Banff to Jasper. With terrain like this, how can a motorcyclist not drool?
Pretty stream in Banff National Park
Neda took advantage of the beautiful hiking weather to snap some pictures of Banff National Park in the morning. I took advantage of the beautiful hiking weather to work on the blog...
The trails in Banff are marked for different-sized groups depending on the bear activity in the area. There are trails suitable for solo hiking, and others that require a group of 3 people or more to hike together. The thinking is that if you hike solo in bear country, you are bear-food for sure. But if you are hiking with at least two other people, you just have to be faster than one of them, so the odds are in your favour.
Good thing Neda bought a bear bell while we were in Calgary. Not sure why all the other hikers laughed at her bear-bell, I'm sure I heard one of them call it a "dinner bell"...
Neda's bear bell comes with a built-in silencer so you can turn it off and on. Handy, because I'm sure all the movie theaters in Banff require you to silence your cellphones, pagers and bear bells before the movie begins.
Ink pots at Johnston Canyon
Johnston Canyon was just across the way from our campsite, so Neda took a 3.5 hour hike to visit the famous Ink Pots, which are 6 blue-green pools fed by underground springs. The colour is from glacial sediments suspended in the water.
ATGATT *especially* when hiking in bear country
In the afternoon, we rode the famous Icefields Parkway between Lake Louise and Jasper to take in the view of the Canadian Rocky Mountains all around us. We pass by a couple of beautiful-looking glaciers along the way.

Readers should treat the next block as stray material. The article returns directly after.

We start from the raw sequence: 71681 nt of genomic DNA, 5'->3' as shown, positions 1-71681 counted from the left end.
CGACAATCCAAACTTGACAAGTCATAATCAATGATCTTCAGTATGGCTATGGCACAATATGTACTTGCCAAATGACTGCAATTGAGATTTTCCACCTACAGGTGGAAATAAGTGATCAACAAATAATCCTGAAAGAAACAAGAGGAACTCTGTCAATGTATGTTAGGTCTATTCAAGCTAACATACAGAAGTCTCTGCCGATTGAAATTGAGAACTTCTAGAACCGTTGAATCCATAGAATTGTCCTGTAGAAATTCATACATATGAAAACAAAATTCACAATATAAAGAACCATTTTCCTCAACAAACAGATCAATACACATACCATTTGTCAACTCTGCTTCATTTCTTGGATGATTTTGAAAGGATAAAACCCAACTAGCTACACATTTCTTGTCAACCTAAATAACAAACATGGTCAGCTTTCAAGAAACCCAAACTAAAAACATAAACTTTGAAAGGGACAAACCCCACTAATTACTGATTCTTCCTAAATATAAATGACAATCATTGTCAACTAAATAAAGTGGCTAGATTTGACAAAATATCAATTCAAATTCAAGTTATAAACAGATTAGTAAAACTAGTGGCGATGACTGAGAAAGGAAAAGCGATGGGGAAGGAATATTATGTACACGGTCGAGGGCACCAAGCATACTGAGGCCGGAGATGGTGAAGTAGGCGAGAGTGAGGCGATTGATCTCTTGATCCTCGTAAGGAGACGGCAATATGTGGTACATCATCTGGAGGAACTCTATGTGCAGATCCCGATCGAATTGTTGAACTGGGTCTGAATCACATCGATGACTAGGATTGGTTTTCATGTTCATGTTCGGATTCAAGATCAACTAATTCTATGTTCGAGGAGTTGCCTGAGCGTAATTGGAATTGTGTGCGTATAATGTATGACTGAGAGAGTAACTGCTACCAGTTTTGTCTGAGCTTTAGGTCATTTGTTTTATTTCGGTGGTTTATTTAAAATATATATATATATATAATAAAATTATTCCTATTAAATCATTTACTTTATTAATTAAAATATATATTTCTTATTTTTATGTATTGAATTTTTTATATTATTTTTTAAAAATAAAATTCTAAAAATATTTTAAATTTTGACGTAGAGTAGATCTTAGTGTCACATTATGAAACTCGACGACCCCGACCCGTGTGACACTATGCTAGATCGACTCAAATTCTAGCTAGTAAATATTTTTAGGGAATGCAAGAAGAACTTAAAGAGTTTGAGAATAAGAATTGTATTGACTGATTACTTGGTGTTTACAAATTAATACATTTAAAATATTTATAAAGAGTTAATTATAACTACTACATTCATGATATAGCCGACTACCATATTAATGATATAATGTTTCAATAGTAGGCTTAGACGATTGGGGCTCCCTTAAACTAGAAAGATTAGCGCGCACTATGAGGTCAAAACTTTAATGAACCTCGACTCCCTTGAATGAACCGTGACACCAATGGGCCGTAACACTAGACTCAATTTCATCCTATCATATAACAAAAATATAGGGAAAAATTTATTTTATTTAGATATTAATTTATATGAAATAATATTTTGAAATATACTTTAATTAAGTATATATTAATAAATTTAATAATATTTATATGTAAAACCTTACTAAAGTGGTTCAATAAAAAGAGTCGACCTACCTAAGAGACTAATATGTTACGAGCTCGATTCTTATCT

Cold! Gerbings to the rescue!
R12GS needs some love too
I've noticed Neda's F650GS gets the lions share of attention on this blog. I know it's a newer bike, but now that my 12GS has shed it's ugly Aeroflow windscreen, I think it deserves a bit more screen time as well. I'm proud to say that the only Touratech item I've installed are the handguard spoilers...
Checking out the Athabaska Glacier at Columbia Icefields
Touratech commercial. When do you get the cheque, Neda?
Skies are roiling on the way to Jasper
As we venture into Jasper National Park, the skies darken, so the first thing we do is immediately set up our tent before the rain begins, which is imminent. The park has provided bear lockers where campers can store their food away from their tents. So we raid the other lockers for some free food before we head out to hike around the area.
Shoutout to Neda's old hometown
Jasper Tramways operates a cable car that takes you up to the top of Whistlers Mountain just outside the town of Jasper. At the bottom, is a pinboard atlas where tourists can pinpoint where they came from. Tons of pins around Toronto, so I don't even try, but Neda notices not a lot of folks from the town where she was born.
That triangle down there is the town of Jasper
We continued to climb at the top of the tram to the summit of Whistler's Mountain. Whistler's Mountain, as well as the more famous Whistler ski resort in BC, gets its name from the whistling sound that marmots make. The views of Jasper and the surrounding rivers below were amazing, and even the light drizzle didn't dampen my enthusiasm to climb higher.
Some hike all the way up here to contemplate the meaning of life.
Others just hog all the good seats...
Up at the top, we find snow!
Me and my new buddy Inukshuk check out the view together
In the evening, we ride into Jasper to get some Interwebbing and blogging done in a coffee shop. I don't know how these places make money when you can hog a table for hours and only pay a couple of dollars for coffee. We're kicked out at closing into the pouring rain, but when we ride back to the park, we're greeted with a warm and dry tent. Well, a dry tent, at least...
Singin' in the rain - Gene Kelly-stylez in Jasper